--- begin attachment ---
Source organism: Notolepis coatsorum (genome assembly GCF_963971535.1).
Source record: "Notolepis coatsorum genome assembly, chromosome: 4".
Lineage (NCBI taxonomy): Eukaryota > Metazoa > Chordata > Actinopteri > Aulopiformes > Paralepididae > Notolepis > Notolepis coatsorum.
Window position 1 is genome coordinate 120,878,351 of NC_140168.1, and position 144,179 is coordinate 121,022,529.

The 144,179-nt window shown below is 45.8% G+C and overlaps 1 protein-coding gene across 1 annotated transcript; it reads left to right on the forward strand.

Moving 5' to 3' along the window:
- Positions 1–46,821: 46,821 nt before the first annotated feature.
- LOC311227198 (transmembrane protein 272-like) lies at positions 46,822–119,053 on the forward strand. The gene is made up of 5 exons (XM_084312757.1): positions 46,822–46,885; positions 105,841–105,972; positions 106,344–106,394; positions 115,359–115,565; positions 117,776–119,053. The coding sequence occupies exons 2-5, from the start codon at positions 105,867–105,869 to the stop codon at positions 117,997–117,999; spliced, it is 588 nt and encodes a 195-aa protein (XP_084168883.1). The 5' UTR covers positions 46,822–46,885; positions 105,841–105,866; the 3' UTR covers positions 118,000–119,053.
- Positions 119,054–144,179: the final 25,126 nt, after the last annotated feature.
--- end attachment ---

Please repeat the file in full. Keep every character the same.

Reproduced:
Source organism: Notolepis coatsorum (genome assembly GCF_963971535.1).
Source record: "Notolepis coatsorum genome assembly, chromosome: 4".
Lineage (NCBI taxonomy): Eukaryota > Metazoa > Chordata > Actinopteri > Aulopiformes > Paralepididae > Notolepis > Notolepis coatsorum.
Window position 1 is genome coordinate 120,878,351 of NC_140168.1, and position 144,179 is coordinate 121,022,529.

The 144,179-nt window shown below is 45.8% G+C and overlaps 1 protein-coding gene across 1 annotated transcript; it reads left to right on the forward strand.

Moving 5' to 3' along the window:
- Positions 1–46,821: 46,821 nt before the first annotated feature.
- LOC311227198 (transmembrane protein 272-like) lies at positions 46,822–119,053 on the forward strand. The gene is made up of 5 exons (XM_084312757.1): positions 46,822–46,885; positions 105,841–105,972; positions 106,344–106,394; positions 115,359–115,565; positions 117,776–119,053. The coding sequence occupies exons 2-5, from the start codon at positions 105,867–105,869 to the stop codon at positions 117,997–117,999; spliced, it is 588 nt and encodes a 195-aa protein (XP_084168883.1). The 5' UTR covers positions 46,822–46,885; positions 105,841–105,866; the 3' UTR covers positions 118,000–119,053.
- Positions 119,054–144,179: the final 25,126 nt, after the last annotated feature.